Wed, Jun 23, 2004 - Page 16 News List

Private enterprise makes its mark in the space race

'SpaceShipOne' has made a giant step in the race to win a US$10 million prize for a private venture to make it into space and repeat the feat within two weeks

DPA , Mojave, California

Test pilot Mike Melvill flies SpaceShipOne over Mojave, California, during the first privately financed manned spaceflight. Melvill flew 100km above the Earth's surface, according to radar data. He opened a bag of M&M's candies, seen upper left, to demonstrate weightlessness.


Mark Smith of Los Angeles wouldn't hesitate for a second to take out a US$25,000 loan to fly into space.

Sending his regards to his extraterrestrial brothers via an imprint on his T-shirt, Smith watched as SpaceShipOne on Monday became the first privately funded enterprise to send a man into space, a potential precursor for space tourism that could one day allow the average Joe -- or Smith -- to leave Earth's orbit.

Another California man watching the spectacle in the Mojave Desert in southeastern California also wouldn't shy away. "Take me to Saturn" read the sign he brought along.

He was among thousands of people who witnessed history in the making early Monday, as South African-born Mike Melvill became the first pilot in space without having the backing of a government.

The rocket was carried aloft an underbelly of the mother ship White Knight to some 16,000m, and then blasted into space, where it stayed for almost four minutes.

The adventure, which cost more than US$20 million, was over 90 minutes later, as Melvill touched ground on the landing strip in the remote desert town.

"I must say, I wasn't scared ... all the way up, but I was afraid on the way down," the 62-year-old Melvill said. "When you start hitting the atmosphere, the noises you hear ... are of someone talking to you very sharply, and you begin to think, `Boy, should I be doing this?'"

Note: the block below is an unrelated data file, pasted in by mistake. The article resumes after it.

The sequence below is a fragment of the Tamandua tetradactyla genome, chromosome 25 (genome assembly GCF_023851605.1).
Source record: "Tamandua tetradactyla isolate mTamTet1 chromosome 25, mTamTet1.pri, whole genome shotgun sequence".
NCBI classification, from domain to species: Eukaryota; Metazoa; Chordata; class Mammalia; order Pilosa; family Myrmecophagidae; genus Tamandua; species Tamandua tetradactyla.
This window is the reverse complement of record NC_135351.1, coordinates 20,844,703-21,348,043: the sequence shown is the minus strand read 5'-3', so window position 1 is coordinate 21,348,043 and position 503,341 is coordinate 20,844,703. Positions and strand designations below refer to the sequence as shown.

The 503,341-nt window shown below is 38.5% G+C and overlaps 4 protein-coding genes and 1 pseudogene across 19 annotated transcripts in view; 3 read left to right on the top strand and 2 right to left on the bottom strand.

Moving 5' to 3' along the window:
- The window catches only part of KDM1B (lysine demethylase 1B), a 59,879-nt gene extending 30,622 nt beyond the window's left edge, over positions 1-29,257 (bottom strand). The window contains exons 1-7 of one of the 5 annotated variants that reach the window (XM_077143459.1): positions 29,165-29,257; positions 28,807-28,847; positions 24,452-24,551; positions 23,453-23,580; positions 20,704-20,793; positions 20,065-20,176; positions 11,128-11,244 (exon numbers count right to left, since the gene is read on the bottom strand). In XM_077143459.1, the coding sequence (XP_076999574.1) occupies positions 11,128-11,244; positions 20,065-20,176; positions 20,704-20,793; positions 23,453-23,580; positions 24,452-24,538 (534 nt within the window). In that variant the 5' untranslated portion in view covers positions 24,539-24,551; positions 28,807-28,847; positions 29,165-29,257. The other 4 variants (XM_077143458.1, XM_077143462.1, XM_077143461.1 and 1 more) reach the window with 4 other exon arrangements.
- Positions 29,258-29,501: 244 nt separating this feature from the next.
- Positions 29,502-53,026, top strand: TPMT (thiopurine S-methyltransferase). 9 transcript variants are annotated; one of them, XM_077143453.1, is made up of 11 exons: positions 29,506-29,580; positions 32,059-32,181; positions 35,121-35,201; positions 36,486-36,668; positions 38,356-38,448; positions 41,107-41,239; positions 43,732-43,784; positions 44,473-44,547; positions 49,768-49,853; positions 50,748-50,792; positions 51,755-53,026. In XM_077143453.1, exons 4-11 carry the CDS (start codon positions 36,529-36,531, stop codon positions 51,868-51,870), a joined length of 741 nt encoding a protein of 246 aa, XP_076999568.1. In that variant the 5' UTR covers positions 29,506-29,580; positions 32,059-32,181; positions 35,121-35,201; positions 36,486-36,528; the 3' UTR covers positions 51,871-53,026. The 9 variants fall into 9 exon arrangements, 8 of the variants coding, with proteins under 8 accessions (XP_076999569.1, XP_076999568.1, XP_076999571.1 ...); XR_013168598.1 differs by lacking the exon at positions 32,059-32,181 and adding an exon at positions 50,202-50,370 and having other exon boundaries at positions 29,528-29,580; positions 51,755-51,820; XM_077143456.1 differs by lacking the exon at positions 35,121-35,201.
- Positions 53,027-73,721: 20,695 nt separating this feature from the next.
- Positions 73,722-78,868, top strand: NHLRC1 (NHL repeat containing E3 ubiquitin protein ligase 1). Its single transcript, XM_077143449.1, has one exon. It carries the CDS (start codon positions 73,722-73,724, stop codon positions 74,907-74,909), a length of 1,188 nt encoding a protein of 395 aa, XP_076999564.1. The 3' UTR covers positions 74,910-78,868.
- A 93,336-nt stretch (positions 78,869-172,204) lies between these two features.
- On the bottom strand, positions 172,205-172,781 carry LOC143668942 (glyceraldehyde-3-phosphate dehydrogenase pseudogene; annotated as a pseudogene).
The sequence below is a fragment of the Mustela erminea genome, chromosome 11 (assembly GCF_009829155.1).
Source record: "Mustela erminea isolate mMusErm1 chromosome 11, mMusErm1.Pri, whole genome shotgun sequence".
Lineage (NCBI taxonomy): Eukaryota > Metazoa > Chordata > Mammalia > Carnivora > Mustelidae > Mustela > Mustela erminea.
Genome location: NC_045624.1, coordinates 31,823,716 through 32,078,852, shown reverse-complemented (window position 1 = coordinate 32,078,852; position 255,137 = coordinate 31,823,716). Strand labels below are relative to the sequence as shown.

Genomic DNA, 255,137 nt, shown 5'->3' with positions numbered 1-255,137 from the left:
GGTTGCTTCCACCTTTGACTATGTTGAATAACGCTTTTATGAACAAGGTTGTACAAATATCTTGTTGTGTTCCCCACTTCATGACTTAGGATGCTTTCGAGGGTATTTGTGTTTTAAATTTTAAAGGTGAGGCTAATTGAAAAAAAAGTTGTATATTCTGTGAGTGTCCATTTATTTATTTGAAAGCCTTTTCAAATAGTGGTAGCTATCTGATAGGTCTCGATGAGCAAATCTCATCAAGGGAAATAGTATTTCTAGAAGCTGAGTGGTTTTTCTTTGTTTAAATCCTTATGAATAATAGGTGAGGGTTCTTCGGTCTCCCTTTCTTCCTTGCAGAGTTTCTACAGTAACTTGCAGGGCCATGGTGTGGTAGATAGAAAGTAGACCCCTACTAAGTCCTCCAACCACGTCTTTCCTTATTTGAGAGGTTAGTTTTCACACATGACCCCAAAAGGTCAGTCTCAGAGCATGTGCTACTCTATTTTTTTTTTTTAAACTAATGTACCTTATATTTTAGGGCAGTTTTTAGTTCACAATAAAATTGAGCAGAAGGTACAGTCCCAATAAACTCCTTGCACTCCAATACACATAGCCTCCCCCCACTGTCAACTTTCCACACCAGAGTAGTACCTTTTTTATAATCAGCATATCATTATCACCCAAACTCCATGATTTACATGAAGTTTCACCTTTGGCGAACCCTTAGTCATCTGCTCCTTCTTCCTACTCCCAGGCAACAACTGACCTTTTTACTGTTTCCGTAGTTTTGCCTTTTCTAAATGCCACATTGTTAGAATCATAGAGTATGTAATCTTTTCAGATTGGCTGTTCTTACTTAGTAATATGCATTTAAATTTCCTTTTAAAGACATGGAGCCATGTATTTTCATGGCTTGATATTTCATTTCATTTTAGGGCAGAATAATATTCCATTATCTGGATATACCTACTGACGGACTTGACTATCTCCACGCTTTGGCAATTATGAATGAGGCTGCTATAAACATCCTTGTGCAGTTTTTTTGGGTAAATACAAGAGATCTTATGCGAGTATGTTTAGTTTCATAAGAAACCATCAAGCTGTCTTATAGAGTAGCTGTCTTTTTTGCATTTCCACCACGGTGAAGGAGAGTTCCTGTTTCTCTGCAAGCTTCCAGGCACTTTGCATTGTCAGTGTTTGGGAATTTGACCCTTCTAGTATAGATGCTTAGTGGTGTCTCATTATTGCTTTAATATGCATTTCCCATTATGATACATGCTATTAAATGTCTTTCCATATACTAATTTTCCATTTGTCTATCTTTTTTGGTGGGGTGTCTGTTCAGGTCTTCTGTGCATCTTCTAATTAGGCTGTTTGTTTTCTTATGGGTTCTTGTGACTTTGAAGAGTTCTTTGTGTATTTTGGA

Which is a question others may face in the future. California businessman Dennis Tito became the first private citizen to fly into space, paying a hefty US$20 million in April 2001 to the Russian space program for the ride.

The price tag for the trip could go down to US$20,000 in the future, experts said, which would put it in a price range many more could afford.

Following the footsteps of Melvill, SpaceShipOne designer Mike Rutan and Microsoft co-founder Paul Allen, who gave much of the money for the launch, is businessman Brian Bernhard.

Bernhard founded a company for space travel software six months ago and has moved its headquarters to Mojave, a town of 3,700. While he admits the decision to move to Mojave was difficult , Bernhard envisions the sleepy town to become the epicenter of space tourism.

Several conditions must be met before that could happen, Bernhard said. He called for new laws governing space tourism. A plan to revamp the National Aeronautic and Space Adminstration (NASA) and allow the private sector to play a more prominent role also could give space tourism a boost, Bernhard said.

But if these plans do not materialize, space tourism may remain an elusive dream, he cautioned.

Mojave residents certainly could use help, may it be from Earth or outer space. Business has been down 60 percent since a highway bypass opened in September, restaurant, motel and gas station owners said, as travelers no longer stop.

With space tourism possibly on the horizon, residents hope the town will be back on the map for tourists and investors alike.

Making history

* SpaceShipOne made history when it became the first privately financed manned flight to reach space.

* SpaceShipOne was carried to about 13,800m, slung beneath another plane, then rocketed into space.

* The journey to the edge of space was a step on the way to the Ansari X prize, US$10 million, that will be awarded to developers who are the first to send a three-seater aircraft into space and then repeat the feat within two weeks.

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